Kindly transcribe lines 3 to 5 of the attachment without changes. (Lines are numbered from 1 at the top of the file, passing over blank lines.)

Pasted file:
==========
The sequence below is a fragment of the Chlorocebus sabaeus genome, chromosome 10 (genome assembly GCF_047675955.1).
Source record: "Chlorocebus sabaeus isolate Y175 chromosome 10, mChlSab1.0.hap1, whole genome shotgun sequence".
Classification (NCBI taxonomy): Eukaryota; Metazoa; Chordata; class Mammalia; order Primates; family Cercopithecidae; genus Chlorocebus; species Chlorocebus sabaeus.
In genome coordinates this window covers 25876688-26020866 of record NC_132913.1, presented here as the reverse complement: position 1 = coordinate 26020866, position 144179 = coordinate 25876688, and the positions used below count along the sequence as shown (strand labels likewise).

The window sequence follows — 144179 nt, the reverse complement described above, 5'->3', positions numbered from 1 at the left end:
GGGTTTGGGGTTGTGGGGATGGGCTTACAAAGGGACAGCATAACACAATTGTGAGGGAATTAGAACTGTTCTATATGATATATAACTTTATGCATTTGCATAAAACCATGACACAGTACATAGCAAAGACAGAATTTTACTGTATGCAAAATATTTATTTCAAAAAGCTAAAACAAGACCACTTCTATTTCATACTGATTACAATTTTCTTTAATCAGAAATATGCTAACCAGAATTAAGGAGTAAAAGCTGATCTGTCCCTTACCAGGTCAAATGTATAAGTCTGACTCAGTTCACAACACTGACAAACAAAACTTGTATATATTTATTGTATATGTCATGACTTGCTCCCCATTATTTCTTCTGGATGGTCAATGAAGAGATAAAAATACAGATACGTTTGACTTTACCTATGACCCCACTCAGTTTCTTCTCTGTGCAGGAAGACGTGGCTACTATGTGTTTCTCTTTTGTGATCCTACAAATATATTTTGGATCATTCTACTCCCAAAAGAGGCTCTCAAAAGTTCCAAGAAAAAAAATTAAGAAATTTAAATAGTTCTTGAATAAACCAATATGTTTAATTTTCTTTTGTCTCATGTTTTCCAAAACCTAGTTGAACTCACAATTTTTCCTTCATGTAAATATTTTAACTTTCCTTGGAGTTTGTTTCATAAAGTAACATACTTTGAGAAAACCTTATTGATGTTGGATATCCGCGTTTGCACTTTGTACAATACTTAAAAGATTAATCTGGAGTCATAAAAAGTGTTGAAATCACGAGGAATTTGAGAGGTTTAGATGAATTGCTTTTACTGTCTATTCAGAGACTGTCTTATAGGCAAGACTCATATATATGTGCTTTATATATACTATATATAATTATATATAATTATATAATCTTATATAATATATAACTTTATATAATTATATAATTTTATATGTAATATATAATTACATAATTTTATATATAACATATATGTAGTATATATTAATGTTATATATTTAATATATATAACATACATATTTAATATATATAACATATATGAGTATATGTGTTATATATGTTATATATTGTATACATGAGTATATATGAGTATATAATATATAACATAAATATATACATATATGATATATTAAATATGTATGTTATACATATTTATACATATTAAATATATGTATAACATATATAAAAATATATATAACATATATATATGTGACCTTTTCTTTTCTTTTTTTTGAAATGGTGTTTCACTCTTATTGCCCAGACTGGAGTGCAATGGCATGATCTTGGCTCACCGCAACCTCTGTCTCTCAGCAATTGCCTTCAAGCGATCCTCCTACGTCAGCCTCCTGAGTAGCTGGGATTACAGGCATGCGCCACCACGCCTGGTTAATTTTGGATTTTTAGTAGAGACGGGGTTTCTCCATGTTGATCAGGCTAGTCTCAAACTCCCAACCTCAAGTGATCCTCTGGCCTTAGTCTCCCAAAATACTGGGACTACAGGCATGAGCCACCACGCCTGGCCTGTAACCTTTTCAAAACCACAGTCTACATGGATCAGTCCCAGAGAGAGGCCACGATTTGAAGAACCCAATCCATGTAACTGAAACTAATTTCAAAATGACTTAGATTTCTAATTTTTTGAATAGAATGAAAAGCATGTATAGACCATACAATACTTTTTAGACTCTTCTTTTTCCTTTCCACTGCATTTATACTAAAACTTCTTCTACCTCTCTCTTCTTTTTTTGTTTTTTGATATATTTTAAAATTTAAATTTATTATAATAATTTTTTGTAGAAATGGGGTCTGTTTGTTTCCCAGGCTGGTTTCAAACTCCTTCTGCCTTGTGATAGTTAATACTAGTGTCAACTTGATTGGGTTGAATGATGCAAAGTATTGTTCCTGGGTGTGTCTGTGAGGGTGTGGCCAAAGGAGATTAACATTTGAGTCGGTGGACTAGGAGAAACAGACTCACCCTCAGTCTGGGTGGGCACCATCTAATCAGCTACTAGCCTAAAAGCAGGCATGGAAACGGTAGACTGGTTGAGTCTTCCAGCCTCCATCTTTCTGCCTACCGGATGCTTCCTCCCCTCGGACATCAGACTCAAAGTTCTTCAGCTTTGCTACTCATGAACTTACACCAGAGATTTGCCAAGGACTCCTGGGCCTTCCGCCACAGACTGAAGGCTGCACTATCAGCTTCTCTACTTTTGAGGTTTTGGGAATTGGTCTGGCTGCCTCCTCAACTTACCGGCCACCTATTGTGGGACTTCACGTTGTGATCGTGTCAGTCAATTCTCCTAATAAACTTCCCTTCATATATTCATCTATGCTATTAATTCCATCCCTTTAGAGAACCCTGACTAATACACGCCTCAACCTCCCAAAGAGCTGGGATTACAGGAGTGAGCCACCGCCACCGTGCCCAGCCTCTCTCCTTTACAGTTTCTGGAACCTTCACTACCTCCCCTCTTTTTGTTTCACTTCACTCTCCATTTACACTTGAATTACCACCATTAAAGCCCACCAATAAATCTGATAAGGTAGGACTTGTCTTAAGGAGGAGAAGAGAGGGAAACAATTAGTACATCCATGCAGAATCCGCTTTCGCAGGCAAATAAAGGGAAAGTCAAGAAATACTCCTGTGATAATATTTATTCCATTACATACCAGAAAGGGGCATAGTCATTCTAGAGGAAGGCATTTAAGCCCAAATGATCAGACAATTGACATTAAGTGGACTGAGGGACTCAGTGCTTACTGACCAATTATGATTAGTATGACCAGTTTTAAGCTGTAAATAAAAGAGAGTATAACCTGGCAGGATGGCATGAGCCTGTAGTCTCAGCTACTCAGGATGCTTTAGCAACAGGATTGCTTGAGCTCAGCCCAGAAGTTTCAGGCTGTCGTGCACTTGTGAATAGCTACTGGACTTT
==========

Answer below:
Classification (NCBI taxonomy): Eukaryota; Metazoa; Chordata; class Mammalia; order Primates; family Cercopithecidae; genus Chlorocebus; species Chlorocebus sabaeus.
In genome coordinates this window covers 25876688-26020866 of record NC_132913.1, presented here as the reverse complement: position 1 = coordinate 26020866, position 144179 = coordinate 25876688, and the positions used below count along the sequence as shown (strand labels likewise).

The window sequence follows — 144179 nt, the reverse complement described above, 5'->3', positions numbered from 1 at the left end: